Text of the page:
Burlington Telecom: There are no heroes in this story

Where is my John Wayne?
Where is my prairie son?
Where is my happy ending?
Where have all the cowboys gone?

-- Where have all the cowboys gone?, Paula Cole

American mythology is full of stories of lone heroes who ride into town to save the day (see Eastwood, Clint for example). The ongoing saga of Burlington Telecom, however, is a story without a happy ending, and unfortunately no band of heroes is going to appear and save the day.

Burlington Telecom is now technically in default and can't pay its debt service (details here). Something has got to give at some point, BT has been constrained from access to additional public monies, and given that it needs cash, options are limited.

Bankruptcy looms, and the role of the City of Burlington as a guarantor of BT's debt will keep lawyers lawyering (and billing) for a good long time. Also, there is a criminal investigation into how city employees used public monies to finance BT and where the monies went. BT threatens to become the fiber optic network that ate Burlington, or at least destroys the city's credit rating.

Into this morass, a group of experts has come forward and offered to save the day. As reported in the news site VTdigger.org (full story here):

A group of telecommunication professionals have offered to bail out Burlington Telecom in exchange for management control of the nonprofit utility. The “team” of nine men, who represent tech, legal and energy firms, sent a detailed proposal to the City of Burlington on Feb. 17. The three-point plan would provide a “safety net” for Burlington Telecom in the event that the city is unable to shore up the utility on its own.


Under the proposal, as outlined by Andy Montroll, former president of the Burlington City Council, the city would cede management and control of Burlington Telecom to the nine-person team, which would be responsible for stabilizing the operation and for preventing “further immediate erosion and lay the ground work for a sustained recovery.” The team includes Tim Nulty, the former general manager of Burlington Telecom and the director of ECFiber....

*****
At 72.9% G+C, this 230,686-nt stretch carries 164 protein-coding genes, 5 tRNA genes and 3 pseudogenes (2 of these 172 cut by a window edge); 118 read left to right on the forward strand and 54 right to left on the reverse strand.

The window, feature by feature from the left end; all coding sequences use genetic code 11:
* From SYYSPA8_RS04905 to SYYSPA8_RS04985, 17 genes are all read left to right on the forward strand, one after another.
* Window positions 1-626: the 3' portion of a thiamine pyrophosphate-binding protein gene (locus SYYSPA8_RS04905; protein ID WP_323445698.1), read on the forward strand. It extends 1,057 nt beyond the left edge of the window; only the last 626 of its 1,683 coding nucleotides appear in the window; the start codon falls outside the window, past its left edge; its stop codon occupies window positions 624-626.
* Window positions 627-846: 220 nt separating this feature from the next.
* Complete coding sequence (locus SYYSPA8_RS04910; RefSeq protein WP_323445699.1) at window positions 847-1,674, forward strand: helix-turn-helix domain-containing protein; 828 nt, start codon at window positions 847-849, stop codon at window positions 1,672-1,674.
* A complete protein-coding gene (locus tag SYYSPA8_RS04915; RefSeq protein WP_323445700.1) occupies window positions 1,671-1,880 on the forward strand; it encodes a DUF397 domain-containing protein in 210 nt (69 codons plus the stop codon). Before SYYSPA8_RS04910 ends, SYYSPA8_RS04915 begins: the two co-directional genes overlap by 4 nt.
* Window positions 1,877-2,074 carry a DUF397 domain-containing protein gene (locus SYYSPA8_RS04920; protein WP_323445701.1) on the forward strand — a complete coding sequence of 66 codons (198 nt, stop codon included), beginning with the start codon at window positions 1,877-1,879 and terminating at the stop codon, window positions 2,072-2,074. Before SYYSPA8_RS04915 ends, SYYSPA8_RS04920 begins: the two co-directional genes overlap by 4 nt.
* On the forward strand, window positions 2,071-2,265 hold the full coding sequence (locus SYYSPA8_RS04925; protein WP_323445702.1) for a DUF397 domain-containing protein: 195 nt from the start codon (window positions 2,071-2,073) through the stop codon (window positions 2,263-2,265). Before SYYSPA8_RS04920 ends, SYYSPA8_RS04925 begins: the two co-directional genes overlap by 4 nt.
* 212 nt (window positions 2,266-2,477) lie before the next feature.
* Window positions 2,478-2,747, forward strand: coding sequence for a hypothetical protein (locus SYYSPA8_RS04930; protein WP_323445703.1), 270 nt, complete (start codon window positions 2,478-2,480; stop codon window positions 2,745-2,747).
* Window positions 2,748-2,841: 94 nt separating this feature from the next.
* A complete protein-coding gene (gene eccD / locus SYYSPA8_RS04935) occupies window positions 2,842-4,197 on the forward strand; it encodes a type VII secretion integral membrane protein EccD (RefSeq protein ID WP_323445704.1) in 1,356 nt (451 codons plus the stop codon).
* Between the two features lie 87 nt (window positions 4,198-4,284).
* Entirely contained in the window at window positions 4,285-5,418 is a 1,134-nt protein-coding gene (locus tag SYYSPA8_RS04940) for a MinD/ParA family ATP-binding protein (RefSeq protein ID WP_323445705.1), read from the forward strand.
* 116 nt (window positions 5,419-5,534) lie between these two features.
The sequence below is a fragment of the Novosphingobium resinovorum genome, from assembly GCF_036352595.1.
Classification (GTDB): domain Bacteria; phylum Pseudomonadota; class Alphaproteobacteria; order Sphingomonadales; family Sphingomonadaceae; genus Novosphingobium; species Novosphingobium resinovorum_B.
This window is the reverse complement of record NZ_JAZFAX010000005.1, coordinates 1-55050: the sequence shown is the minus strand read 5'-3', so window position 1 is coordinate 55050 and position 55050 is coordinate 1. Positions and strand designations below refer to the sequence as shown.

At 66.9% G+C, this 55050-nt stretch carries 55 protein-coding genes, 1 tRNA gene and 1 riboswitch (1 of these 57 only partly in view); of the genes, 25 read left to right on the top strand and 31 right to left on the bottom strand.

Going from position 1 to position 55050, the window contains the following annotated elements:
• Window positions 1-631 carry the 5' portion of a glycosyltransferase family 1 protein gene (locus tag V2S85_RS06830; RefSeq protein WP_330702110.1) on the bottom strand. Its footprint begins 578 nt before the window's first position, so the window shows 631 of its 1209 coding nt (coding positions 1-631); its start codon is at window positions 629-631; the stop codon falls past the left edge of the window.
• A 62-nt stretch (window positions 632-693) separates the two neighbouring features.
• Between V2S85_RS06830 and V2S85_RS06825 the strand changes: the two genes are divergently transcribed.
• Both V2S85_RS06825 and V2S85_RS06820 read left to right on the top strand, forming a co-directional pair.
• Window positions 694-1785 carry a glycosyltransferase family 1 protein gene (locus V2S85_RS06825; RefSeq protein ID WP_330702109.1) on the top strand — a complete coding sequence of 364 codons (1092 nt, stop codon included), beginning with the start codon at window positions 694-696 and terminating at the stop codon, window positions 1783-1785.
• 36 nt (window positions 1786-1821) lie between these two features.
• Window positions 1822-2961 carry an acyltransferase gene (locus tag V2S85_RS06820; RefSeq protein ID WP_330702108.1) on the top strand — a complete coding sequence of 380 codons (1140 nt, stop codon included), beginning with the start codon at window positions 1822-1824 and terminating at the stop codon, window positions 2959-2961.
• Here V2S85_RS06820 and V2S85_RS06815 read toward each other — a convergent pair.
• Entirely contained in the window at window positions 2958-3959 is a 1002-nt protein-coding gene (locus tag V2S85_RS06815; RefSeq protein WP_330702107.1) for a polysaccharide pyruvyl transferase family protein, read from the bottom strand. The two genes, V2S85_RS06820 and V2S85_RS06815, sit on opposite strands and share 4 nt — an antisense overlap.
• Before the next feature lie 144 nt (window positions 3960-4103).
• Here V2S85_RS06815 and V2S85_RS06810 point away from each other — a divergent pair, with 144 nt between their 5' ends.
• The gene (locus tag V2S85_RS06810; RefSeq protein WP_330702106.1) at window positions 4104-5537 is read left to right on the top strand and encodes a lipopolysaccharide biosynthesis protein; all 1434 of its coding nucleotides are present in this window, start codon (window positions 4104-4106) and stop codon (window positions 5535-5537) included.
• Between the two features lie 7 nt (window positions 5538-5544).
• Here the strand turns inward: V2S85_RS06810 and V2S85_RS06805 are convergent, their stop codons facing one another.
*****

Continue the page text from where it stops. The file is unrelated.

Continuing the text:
And, in Seven Days, this nugget from the aforementioned Mr. Nulty:

“I have a great deal of blood, sweat and tears in BT, and I hate to see it trashed and destroyed by incompetence and misbehavior” ... “It's also damaging the reputation of other municipal fiber networks around the country.”

Now, for the sake of simplicity, and because I have better things to do than to write thousands of words on this tired situation -- though I think that it would be quite easy, to get an entire Master's thesis-length document, out of the genesis, life and slow death of Burlington Telecom, I will try and get the heart of the matter. There are two ways of looking at the situation:

1) Burlington Telecom was a good idea and its present failure is the result of the incompetence, malfeasance, and machinations of the current regime in Burlington City Hall and the existing BT management team. This cast of characters is a group that could be fairly characterized as 'the gang that couldn't shoot straight.'

So, has BT been 'trashed' by incompetence and misbehavior'?

or, scenario #2

2) Burlington Telecom was doomed right from the start, it was a fundamentally flawed concept that would never work financially, regardless of the competence (or lack thereof) of local management and municipal government.

Myself, I lean towards #2: Burlington Telecom was doomed when the ill-informed citizens of Burlington voted to approve the idea. While it is technically feasible to build a fiber-to-the-home network in Burlington, it has proven to be very expensive (and the need for more capital basically never ends) and the financial business case for the project never made sense. The numbers didn't add up then, they don't add up now, and it's hard to imagine that this can be resolved.

Let me be clear: I think that the current management team at Burlington Telecom is incompetent and has not faced reality -- the current General Manager has made some absolutely jaw-dropping public statements, considering the fact that he is running a bankrupt company. Similarly, Mayor Bob Kiss seems to live in denial about the reality of the situation.

I hope that a well-informed, engaged and highly motivated electorate turns out on election day in large numbers and turns out the current mayor and his allies on the city council -- I even can indulge in Utopian fantasies on occasion.

But, as noted above, I don't think that Burlington Telecom's problems began with the Kiss administration -- the problems started in the late 1990's when the idea was originally conceived. And, frankly, as Mr. Nulty is one of the enthusiasts originally behind this scheme, I would view this offer of a rescue with considerable doubt and suspicion.

BT is a story without heroes or redemption and will probably end with the network being sold off for pennies on the dollar. Was this a good use of scarce municipal resources? I think not.

I know that this blog post misses a lot of nuance -- there are a lot of issues that could be addressed. I have also noticed that the while the media is adequate at covering what's happening -- there is not much analysis as to why things are happening. But I'm also tired of reading about the situation and am ready to move on.

Perhaps I'll write some amateur analysis on the Vermont Public Service board's activities (BT, Fairpoint, Entergy, etc.), who knew that these topics could be so lively and engaging.

This recent post contains links to all posts I have written on BT so far.

No comments: